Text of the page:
I've not tried a Morse, but everyone speaks very highly of them.  However, as Jim Besser points out, even the best hybrids sound different from traditional concertina reeds.  That's not to say worse, and many people like the sound. You say you don't think your ears are sufficiently attuned to tell, but I'm not so sure, especially if you're already used to the sound of a Dipper and will be directly comparing them.  I'd certainly advise trying one before making a decision.  I would guess that these might now become more difficult to get hold of, but probably not as rare as Dippers.

 

A brand new instrument can be had at any time, subject only to makers' waiting lists, so you lose only a few months if you delay to try other instruments.

 

 

 

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Thanks, Howard - good points. Maybe I should keep figuring out how to include a trip to Barleycorn on my UK visit (if the Dipper is still there).  We were looking at it but it'd be a full day in the car with two small kids, not fun for them, and a full 10% of the whole trip.

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To add the the possibilities, the price of a Suttner is fairly attractive in USD at the moment, and his wait list is listed as 1 year. 

 

If it were me, I'd go check out that Dipper. Chris might have other G/D instruments on hand by then to compare to also. He usually has at least one Jeffries in that key kicking around the shed. 

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It obviously depends on where you'll be staying, but Stoke on Trent is on the West Coast Main Line and is less than 2 hours by train from London. Expensive though, especially if you drag the family along. You can get considerably cheaper fares if you book in advance.

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15 minutes ago, hjcjones said:

It obviously depends on where you'll be staying, but Stoke on Trent is on the West Coast Main Line and is less than 2 hours by train from London. Expensive though, especially if you drag the family along. You can get considerably cheaper fares if you book in advance.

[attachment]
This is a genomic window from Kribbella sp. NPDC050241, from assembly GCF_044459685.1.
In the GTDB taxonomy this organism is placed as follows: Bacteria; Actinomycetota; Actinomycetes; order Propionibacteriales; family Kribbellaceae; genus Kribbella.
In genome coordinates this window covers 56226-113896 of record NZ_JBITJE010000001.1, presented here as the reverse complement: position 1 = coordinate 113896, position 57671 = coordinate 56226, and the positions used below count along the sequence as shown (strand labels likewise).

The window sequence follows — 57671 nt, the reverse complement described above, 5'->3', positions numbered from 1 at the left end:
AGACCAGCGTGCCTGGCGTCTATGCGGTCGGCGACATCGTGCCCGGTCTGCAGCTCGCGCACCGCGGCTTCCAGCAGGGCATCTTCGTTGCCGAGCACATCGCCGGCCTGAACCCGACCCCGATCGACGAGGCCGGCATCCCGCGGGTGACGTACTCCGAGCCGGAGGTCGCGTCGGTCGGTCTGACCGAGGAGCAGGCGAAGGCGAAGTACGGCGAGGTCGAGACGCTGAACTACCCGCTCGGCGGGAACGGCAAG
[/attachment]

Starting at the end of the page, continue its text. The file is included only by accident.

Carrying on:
That's how I got there a few years ago. Chris met me (by arrangement) at Stoke station. (I then went by train, with my newly purchased concertina, to Derby, for a ride by steam to Crewe, then home from there.)

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Posted (edited)

Yeah, most of our time will be spent in Dorset (flying in/out of London) which is even farther.  The other half is willing to go up to Stoke area (likely driving due to cost), but I'd like to find interesting things for the family to see in that area too.  They (at least some of them) like castles and other historical things that can't be found in America - does anyone here know the area and have any suggestions?

Edited by Geraghty
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When I was in Stoke two decades ago (missed connecting with Chris A., which probably saved me a lot of money) I toured the museum that preserves a huge bottle oven of the sort where they used to fire the pottery (Staffordshire, after all, isn't it?). An interesting bit of history I knew nothing about.

 

Ken